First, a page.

Everything you ever wanted to know about cryptocurrency but were afraid to ask
Cryptocurrency often is referred to as the future of money, even though it turned 10 years old this year.
Billions of dollars have changed hands around the world. However, many people still don't understand what it is or how it works, and they don't trust it.
Neha Narula, the director of the Digital Currency Initiative at the Massachusetts Institute of Technology, says trust is a strange thing when it comes to currency.
"You have to think about money and what money really is. Why do we trust the $20 bill in my wallet, for example?" she asked Michael Enright, host of The Sunday Edition.
"Most of us have this collective belief around fiat currency like the U.S. or Canadian dollar, but there's no reason why we couldn't have this collective belief around other things too."
Cryptocurrency is a form of payment that is secured through cryptography, the art of writing or solving codes. It is digital — bought, sold and exchanged on the internet — using strings of numbers and letters that represent the sender and the receiver. They are kept in a digital wallet. The ledger that keeps track of cryptocurrency transactions is called blockchain.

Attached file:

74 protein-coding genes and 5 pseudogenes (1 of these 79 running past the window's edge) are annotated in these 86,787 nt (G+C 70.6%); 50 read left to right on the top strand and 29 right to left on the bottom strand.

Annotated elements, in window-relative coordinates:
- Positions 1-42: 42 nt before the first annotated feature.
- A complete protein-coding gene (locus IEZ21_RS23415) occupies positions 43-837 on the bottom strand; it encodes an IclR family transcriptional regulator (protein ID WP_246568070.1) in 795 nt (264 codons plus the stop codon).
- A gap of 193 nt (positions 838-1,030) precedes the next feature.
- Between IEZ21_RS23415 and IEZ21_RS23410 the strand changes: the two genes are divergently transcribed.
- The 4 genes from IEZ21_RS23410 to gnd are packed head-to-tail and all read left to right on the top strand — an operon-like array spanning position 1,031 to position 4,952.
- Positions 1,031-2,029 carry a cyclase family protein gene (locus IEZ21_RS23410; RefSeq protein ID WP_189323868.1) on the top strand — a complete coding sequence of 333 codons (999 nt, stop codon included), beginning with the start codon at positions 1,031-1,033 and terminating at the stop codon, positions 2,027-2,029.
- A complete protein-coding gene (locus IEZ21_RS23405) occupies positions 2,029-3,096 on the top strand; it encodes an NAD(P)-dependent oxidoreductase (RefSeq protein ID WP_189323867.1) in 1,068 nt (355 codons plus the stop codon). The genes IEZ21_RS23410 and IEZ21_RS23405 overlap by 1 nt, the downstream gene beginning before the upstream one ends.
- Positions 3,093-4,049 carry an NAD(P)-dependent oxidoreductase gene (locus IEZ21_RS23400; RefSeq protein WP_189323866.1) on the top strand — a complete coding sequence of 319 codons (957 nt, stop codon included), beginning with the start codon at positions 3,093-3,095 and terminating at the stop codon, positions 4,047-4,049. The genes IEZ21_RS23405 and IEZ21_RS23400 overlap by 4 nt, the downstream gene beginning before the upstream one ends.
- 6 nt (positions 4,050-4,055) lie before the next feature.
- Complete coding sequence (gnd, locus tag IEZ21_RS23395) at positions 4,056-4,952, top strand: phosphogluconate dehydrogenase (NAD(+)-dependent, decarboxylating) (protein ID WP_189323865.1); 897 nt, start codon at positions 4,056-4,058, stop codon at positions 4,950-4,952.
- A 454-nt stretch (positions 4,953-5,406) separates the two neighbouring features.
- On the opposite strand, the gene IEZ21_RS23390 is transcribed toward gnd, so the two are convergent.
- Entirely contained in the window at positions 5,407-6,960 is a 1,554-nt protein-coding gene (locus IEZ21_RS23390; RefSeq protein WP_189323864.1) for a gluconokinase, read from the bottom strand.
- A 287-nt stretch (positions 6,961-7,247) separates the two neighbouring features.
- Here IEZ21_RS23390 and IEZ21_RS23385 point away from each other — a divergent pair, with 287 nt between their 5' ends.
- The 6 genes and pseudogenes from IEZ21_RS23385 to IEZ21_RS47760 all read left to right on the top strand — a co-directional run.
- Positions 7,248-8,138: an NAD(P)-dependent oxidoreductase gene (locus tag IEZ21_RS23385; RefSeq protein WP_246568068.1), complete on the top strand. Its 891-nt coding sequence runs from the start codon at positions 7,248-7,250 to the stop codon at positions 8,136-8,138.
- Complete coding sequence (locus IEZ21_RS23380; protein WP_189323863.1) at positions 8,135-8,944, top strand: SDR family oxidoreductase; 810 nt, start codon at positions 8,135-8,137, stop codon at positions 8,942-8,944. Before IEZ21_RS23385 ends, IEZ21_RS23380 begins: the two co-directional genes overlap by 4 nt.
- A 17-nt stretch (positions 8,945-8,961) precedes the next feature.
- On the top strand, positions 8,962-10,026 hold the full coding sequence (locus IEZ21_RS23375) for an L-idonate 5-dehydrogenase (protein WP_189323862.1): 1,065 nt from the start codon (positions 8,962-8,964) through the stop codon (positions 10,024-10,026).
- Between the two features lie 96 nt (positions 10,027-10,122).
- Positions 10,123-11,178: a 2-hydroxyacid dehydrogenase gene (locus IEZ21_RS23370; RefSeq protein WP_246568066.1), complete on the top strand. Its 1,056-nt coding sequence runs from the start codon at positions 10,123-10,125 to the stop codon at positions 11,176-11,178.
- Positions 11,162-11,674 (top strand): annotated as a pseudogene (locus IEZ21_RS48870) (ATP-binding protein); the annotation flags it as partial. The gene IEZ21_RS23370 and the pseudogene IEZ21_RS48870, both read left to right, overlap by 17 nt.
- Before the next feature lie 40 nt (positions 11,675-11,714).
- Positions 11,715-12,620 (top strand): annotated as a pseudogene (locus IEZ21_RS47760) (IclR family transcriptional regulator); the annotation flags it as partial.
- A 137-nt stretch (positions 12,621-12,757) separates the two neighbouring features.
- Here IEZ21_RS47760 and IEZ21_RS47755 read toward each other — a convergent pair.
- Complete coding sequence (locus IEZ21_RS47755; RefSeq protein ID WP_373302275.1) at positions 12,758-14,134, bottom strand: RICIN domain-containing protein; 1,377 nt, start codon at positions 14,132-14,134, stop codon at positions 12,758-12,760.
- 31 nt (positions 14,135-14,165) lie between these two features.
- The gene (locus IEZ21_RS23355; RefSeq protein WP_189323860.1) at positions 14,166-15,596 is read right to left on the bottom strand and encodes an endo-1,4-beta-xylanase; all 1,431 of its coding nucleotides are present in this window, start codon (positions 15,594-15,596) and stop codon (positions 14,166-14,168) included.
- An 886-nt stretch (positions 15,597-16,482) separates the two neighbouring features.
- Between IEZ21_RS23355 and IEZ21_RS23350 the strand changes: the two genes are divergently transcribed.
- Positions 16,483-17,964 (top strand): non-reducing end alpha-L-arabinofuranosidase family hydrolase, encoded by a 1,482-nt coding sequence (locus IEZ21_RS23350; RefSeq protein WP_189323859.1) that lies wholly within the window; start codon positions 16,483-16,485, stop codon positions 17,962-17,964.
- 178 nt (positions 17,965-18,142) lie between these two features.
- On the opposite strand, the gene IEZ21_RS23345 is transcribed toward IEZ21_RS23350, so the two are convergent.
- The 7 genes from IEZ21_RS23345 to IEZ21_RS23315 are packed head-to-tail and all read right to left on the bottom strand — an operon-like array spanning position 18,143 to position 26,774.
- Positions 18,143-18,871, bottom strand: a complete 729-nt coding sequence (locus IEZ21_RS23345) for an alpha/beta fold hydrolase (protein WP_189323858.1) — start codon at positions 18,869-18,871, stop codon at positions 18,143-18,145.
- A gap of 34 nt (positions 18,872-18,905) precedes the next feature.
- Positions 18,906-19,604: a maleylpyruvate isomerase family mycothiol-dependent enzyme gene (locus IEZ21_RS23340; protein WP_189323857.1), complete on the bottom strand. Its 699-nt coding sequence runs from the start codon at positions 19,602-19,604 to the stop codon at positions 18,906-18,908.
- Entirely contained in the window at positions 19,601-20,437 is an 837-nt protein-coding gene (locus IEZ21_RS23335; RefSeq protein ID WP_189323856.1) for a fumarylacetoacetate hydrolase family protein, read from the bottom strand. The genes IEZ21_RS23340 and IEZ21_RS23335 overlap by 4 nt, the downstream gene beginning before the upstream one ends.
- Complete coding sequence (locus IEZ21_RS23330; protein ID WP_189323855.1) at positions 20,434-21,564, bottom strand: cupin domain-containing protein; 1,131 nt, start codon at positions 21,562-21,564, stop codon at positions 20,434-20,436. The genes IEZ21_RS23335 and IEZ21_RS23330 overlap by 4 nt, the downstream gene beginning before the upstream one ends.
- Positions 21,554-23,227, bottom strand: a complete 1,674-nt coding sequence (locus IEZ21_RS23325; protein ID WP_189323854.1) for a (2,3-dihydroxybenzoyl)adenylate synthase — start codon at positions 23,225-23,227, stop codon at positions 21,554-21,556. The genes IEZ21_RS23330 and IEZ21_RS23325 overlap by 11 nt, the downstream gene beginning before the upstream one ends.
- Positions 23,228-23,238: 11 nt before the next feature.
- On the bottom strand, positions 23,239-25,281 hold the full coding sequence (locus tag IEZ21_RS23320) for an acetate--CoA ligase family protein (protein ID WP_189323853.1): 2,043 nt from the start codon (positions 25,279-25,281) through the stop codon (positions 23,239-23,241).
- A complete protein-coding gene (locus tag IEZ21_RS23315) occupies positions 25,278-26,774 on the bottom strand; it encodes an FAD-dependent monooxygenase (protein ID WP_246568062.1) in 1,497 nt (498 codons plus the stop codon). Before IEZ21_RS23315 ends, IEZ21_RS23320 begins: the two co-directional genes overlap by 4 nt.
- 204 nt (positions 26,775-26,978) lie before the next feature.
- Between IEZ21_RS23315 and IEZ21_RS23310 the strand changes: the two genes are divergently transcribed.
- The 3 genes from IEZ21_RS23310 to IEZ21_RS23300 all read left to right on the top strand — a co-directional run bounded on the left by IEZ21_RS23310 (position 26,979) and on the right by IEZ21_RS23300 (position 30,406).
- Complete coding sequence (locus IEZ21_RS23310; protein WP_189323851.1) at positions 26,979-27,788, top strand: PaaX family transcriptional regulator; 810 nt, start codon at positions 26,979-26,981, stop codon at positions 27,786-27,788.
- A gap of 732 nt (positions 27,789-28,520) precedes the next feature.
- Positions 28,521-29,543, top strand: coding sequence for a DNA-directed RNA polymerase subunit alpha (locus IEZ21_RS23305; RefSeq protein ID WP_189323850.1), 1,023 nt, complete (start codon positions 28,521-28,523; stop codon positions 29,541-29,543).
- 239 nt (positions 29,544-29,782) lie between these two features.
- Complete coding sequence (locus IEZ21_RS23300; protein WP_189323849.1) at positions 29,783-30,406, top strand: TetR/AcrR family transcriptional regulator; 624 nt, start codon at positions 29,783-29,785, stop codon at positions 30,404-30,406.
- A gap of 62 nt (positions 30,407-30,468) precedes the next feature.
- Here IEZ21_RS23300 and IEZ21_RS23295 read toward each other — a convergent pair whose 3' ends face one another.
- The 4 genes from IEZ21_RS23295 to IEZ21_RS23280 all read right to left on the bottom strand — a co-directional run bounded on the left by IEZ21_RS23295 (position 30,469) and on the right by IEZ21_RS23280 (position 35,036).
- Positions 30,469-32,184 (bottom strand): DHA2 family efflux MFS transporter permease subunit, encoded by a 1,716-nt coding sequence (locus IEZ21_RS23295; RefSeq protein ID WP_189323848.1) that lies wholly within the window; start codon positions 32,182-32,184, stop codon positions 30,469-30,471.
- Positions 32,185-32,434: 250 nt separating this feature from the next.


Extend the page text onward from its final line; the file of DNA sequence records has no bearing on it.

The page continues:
"All the ways we have of making payments on the internet require an institution to mediate that payment," said Nerula. "It's a company like PayPal or Visa or it's a bank sitting in the middle."
Cryptocurrency offers a way to process transactions quickly without an intermediary. Processing a bank transfer usually involves a fee and it can take a long time, sometimes days. It also can be expensive to send and receive money between countries, especially if it involves currency conversions.
Nerula also points out that billions of people around the world don't even have access to a bank account.
There are risks in the cryptocurrency market.
In December, a 30-year-old Canadian computer geek died suddenly and took the equivalent of tens of millions of dollars of other people's money with him to his grave.
Gerald Cotten was the founder of a company called QuadrigaQX, based at his home in Fall River, N.S. All the secret codes and passwords to access the funds of 115,000 investors were on his laptop computer — information he had shared with no one else. As a result, the money vanished.
"I think what we learned from that is that even people who appear to be experts in this space can have bad practices," said Nerula.
"Most people try to back up their keys or distribute them to a lot of different people. They try to have practices so if one person has a problem or loses access to something, the key can be reconstructed by other people. Unfortunately, it doesn't seem like this company was doing that and, as such, all of the money was lost."
Click 'listen' above to hear the full interview.